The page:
I've been writing a lot recently about machine vibration isolation, and it occurred to me that it might make sense to bring out a review article I wrote on failures in isolation systems.
I originally wrote this for a conference in 2010, and it ended up in Sound and Vibration Magazine as "Small Deviations and Big Failures in Vibration and Noise Isolation". It's still relevant, and it takes a high-level look at problems at all points, from concept design to isolator/hardware selection, to fabrication and installation. And while it's written from the perspective of high-end laboratories and imaging suites, the concepts are broadly applicable.
Part of what's vexing for machine isolation is the sheer number of options, and the fact that machine vibration impacts evolve over time. In contrast to the structural vibration design (for which there are only so many kinds of steel and concrete materials, concepts, and techniques), machine vibration isolation is heavily product-driven and sensitive to installation variability. And while that structure doesn't much change over the years, rotating machinery encounters wear-and-tear while isolators don't always stay in alignment.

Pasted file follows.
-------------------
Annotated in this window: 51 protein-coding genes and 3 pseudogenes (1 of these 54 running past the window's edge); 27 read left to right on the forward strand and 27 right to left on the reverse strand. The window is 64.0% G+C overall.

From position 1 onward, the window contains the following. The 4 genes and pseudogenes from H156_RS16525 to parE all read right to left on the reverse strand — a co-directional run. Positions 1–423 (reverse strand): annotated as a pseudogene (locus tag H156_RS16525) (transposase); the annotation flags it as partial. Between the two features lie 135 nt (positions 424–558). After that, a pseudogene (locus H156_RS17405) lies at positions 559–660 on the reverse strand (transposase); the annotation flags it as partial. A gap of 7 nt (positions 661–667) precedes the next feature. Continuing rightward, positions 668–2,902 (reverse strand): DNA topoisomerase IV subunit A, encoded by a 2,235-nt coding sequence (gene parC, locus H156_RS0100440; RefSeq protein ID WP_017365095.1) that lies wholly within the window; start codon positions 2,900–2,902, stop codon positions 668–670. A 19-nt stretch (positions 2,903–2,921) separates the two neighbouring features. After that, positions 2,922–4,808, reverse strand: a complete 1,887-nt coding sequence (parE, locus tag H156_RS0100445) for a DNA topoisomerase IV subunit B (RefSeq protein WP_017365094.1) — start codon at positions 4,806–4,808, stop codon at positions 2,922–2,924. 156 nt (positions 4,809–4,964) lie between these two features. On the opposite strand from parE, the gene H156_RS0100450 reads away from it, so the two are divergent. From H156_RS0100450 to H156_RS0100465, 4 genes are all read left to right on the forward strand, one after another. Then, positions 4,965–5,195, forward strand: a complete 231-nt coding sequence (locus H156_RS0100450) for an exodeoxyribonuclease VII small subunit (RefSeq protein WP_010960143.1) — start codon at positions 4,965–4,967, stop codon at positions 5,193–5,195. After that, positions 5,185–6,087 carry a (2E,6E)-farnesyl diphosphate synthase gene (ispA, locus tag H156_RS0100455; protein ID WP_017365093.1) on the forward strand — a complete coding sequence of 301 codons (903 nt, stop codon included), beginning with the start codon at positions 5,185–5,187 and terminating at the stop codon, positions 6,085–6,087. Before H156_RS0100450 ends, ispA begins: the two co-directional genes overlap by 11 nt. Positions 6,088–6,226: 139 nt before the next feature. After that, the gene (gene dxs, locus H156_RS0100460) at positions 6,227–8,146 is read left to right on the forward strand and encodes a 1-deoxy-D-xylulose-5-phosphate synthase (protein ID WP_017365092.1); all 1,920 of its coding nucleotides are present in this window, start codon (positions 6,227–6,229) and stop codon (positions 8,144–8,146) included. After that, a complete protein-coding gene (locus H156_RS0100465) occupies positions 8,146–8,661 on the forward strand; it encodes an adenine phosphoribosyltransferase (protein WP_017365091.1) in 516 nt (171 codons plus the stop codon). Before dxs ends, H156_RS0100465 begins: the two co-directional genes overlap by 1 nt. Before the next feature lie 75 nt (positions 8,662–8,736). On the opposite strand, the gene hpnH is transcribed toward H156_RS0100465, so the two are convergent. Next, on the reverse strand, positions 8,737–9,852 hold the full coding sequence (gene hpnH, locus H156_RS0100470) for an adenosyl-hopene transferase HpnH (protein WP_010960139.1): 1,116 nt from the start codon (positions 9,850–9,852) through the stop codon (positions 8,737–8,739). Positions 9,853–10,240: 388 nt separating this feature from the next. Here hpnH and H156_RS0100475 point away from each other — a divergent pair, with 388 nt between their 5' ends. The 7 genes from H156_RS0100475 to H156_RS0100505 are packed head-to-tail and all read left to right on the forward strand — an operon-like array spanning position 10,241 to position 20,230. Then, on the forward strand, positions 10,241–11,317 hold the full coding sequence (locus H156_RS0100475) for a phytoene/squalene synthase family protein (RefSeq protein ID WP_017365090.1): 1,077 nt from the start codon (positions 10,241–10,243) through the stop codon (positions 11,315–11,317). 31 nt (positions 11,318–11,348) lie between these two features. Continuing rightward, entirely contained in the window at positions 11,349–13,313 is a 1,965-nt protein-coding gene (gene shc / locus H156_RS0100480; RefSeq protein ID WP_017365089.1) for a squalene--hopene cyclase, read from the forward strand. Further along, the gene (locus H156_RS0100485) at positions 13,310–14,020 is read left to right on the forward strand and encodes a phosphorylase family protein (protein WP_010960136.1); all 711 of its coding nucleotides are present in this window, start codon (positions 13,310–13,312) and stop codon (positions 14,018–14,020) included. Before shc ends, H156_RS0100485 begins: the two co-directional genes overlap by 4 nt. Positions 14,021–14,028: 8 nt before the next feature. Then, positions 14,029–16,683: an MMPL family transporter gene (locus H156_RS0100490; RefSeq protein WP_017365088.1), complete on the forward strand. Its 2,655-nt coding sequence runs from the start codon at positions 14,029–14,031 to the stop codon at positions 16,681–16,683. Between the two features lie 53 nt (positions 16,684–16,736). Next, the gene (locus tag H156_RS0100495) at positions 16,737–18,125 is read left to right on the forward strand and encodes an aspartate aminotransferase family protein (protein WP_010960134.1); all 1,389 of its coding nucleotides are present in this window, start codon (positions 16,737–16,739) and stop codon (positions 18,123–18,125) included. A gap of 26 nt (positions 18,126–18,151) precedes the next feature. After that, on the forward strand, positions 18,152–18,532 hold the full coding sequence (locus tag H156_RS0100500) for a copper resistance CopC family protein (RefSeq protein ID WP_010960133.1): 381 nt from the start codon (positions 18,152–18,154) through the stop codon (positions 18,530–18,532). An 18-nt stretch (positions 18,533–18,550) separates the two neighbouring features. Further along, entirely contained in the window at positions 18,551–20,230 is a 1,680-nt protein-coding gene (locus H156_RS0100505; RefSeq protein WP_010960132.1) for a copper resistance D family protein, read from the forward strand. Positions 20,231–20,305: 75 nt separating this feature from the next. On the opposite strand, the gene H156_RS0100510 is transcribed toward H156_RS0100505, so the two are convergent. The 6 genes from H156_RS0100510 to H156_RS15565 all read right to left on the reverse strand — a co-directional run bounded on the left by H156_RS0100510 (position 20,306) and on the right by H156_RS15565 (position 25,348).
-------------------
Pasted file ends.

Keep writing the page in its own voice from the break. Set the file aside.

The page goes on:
It's no surprise that all isolator products are not created equal; quality and performance can vary considerably from vendor to vendor. What might not be obvious, however, is the degree to which "robustness" matters in the face of realistic installations. Many isolator concepts and products work very well in principle, but age poorly or demand impossibly-perfect installation conditions / workmanship. Since we want the building to work well not only at startup but also many years into the future, it makes sense to pay attention to these issues.
Anyway, take a look at that article if you're interested in good machine vibration isolation. And if you want to bounce some ideas off of me, note that the contact information given in that paper is now out-of-date.